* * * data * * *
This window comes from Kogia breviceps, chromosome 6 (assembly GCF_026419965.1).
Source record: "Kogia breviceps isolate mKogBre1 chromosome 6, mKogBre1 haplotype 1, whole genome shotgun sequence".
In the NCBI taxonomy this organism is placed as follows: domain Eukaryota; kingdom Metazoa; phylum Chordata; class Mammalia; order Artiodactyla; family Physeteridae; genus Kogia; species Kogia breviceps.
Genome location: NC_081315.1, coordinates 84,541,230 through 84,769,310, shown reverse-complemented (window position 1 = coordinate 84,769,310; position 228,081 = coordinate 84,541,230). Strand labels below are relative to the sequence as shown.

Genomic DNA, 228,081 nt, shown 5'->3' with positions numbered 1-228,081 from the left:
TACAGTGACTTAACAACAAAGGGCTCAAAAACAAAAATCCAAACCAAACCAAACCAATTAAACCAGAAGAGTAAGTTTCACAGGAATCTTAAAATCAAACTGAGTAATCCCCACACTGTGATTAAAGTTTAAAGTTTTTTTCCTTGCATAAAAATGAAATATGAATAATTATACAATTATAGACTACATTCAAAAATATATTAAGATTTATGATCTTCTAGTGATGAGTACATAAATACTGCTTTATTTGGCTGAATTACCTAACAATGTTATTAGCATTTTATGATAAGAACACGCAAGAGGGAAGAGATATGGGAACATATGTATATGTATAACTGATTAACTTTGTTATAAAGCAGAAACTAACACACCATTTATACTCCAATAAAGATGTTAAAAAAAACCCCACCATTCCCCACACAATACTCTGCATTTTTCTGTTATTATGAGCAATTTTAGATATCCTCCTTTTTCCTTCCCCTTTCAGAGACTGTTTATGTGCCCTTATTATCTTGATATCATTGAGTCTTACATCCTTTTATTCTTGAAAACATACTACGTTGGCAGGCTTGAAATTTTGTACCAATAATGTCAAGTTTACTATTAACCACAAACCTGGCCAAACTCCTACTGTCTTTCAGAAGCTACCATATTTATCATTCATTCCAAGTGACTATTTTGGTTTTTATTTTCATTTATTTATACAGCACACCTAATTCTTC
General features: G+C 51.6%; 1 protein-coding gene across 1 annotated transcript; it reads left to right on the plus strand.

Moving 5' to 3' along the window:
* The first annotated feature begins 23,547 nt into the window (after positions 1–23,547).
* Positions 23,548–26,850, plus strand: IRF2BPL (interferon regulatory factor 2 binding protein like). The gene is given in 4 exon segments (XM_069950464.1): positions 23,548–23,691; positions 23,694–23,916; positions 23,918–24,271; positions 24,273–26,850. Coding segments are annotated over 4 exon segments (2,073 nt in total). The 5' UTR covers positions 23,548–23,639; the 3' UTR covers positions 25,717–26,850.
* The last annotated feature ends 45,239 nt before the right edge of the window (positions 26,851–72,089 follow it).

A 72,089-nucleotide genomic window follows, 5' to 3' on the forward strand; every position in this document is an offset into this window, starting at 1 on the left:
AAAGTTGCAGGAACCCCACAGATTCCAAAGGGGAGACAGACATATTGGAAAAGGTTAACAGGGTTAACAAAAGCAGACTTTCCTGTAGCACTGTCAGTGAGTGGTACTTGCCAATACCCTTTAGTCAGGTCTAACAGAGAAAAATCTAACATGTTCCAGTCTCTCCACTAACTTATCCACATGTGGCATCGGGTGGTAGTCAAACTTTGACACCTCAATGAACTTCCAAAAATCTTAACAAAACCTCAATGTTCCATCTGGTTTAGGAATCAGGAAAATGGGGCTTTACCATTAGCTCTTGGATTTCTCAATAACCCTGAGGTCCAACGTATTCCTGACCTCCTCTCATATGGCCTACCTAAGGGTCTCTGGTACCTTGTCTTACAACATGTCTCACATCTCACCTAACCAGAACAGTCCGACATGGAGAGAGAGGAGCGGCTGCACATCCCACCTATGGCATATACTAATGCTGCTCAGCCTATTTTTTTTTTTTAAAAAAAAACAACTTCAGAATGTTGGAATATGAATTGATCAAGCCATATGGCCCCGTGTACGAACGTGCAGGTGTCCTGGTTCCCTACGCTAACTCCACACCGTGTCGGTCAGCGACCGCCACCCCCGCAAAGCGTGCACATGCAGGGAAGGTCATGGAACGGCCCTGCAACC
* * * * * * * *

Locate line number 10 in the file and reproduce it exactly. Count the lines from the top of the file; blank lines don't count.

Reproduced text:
* Positions 23,548–26,850, plus strand: IRF2BPL (interferon regulatory factor 2 binding protein like). The gene is given in 4 exon segments (XM_069950464.1): positions 23,548–23,691; positions 23,694–23,916; positions 23,918–24,271; positions 24,273–26,850. Coding segments are annotated over 4 exon segments (2,073 nt in total). The 5' UTR covers positions 23,548–23,639; the 3' UTR covers positions 25,717–26,850.